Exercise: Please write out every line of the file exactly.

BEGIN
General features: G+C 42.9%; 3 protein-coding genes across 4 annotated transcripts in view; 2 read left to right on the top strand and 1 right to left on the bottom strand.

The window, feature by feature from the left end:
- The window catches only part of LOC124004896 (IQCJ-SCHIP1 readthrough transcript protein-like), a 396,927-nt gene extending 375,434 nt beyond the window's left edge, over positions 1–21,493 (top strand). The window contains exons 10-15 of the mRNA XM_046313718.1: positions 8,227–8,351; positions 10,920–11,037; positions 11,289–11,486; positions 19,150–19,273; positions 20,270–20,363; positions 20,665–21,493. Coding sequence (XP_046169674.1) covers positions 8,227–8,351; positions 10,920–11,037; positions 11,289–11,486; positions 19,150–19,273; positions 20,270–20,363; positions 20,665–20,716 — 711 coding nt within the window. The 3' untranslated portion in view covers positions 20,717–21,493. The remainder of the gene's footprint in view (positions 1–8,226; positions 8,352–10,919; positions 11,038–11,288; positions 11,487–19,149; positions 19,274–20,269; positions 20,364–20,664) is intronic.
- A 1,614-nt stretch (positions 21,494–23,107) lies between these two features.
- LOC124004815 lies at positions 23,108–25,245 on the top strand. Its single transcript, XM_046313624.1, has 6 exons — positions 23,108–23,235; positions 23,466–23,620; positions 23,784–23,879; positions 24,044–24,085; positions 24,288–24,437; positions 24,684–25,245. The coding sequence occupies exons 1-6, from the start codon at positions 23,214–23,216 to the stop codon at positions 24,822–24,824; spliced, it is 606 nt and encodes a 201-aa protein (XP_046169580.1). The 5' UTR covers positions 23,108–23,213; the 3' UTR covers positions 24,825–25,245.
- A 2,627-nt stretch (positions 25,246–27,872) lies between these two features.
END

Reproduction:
General features: G+C 42.9%; 3 protein-coding genes across 4 annotated transcripts in view; 2 read left to right on the top strand and 1 right to left on the bottom strand.

The window, feature by feature from the left end:
- The window catches only part of LOC124004896 (IQCJ-SCHIP1 readthrough transcript protein-like), a 396,927-nt gene extending 375,434 nt beyond the window's left edge, over positions 1–21,493 (top strand). The window contains exons 10-15 of the mRNA XM_046313718.1: positions 8,227–8,351; positions 10,920–11,037; positions 11,289–11,486; positions 19,150–19,273; positions 20,270–20,363; positions 20,665–21,493. Coding sequence (XP_046169674.1) covers positions 8,227–8,351; positions 10,920–11,037; positions 11,289–11,486; positions 19,150–19,273; positions 20,270–20,363; positions 20,665–20,716 — 711 coding nt within the window. The 3' untranslated portion in view covers positions 20,717–21,493. The remainder of the gene's footprint in view (positions 1–8,226; positions 8,352–10,919; positions 11,038–11,288; positions 11,487–19,149; positions 19,274–20,269; positions 20,364–20,664) is intronic.
- A 1,614-nt stretch (positions 21,494–23,107) lies between these two features.
- LOC124004815 lies at positions 23,108–25,245 on the top strand. Its single transcript, XM_046313624.1, has 6 exons — positions 23,108–23,235; positions 23,466–23,620; positions 23,784–23,879; positions 24,044–24,085; positions 24,288–24,437; positions 24,684–25,245. The coding sequence occupies exons 1-6, from the start codon at positions 23,214–23,216 to the stop codon at positions 24,822–24,824; spliced, it is 606 nt and encodes a 201-aa protein (XP_046169580.1). The 5' UTR covers positions 23,108–23,213; the 3' UTR covers positions 24,825–25,245.
- A 2,627-nt stretch (positions 25,246–27,872) lies between these two features.